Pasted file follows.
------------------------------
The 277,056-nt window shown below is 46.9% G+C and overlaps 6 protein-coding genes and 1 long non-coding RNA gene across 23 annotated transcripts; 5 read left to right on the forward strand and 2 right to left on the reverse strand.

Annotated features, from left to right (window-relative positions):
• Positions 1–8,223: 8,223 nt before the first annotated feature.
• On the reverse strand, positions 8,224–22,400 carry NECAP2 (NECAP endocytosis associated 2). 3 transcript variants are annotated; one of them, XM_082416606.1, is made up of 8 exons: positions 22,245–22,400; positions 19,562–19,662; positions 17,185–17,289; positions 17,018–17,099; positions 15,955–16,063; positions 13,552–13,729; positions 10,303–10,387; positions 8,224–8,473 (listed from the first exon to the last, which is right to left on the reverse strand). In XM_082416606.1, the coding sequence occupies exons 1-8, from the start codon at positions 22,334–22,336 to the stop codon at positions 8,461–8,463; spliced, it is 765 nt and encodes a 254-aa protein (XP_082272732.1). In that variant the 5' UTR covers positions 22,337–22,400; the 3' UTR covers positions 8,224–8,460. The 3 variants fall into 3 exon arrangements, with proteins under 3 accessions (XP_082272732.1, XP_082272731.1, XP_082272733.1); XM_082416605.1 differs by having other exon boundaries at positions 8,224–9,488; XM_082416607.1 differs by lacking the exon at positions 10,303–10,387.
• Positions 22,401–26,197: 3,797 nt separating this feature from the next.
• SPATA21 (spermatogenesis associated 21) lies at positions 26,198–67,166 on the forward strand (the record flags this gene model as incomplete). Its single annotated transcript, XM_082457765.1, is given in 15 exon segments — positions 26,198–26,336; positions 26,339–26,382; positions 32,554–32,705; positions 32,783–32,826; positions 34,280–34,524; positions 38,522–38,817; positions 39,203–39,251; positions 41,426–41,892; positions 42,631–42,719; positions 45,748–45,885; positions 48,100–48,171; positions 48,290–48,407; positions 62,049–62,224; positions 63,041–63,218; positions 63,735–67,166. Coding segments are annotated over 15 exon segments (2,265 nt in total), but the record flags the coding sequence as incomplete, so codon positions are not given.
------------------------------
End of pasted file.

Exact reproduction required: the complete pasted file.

The 277,056-nt window shown below is 46.9% G+C and overlaps 6 protein-coding genes and 1 long non-coding RNA gene across 23 annotated transcripts; 5 read left to right on the forward strand and 2 right to left on the reverse strand.

Annotated features, from left to right (window-relative positions):
• Positions 1–8,223: 8,223 nt before the first annotated feature.
• On the reverse strand, positions 8,224–22,400 carry NECAP2 (NECAP endocytosis associated 2). 3 transcript variants are annotated; one of them, XM_082416606.1, is made up of 8 exons: positions 22,245–22,400; positions 19,562–19,662; positions 17,185–17,289; positions 17,018–17,099; positions 15,955–16,063; positions 13,552–13,729; positions 10,303–10,387; positions 8,224–8,473 (listed from the first exon to the last, which is right to left on the reverse strand). In XM_082416606.1, the coding sequence occupies exons 1-8, from the start codon at positions 22,334–22,336 to the stop codon at positions 8,461–8,463; spliced, it is 765 nt and encodes a 254-aa protein (XP_082272732.1). In that variant the 5' UTR covers positions 22,337–22,400; the 3' UTR covers positions 8,224–8,460. The 3 variants fall into 3 exon arrangements, with proteins under 3 accessions (XP_082272732.1, XP_082272731.1, XP_082272733.1); XM_082416605.1 differs by having other exon boundaries at positions 8,224–9,488; XM_082416607.1 differs by lacking the exon at positions 10,303–10,387.
• Positions 22,401–26,197: 3,797 nt separating this feature from the next.
• SPATA21 (spermatogenesis associated 21) lies at positions 26,198–67,166 on the forward strand (the record flags this gene model as incomplete). Its single annotated transcript, XM_082457765.1, is given in 15 exon segments — positions 26,198–26,336; positions 26,339–26,382; positions 32,554–32,705; positions 32,783–32,826; positions 34,280–34,524; positions 38,522–38,817; positions 39,203–39,251; positions 41,426–41,892; positions 42,631–42,719; positions 45,748–45,885; positions 48,100–48,171; positions 48,290–48,407; positions 62,049–62,224; positions 63,041–63,218; positions 63,735–67,166. Coding segments are annotated over 15 exon segments (2,265 nt in total), but the record flags the coding sequence as incomplete, so codon positions are not given.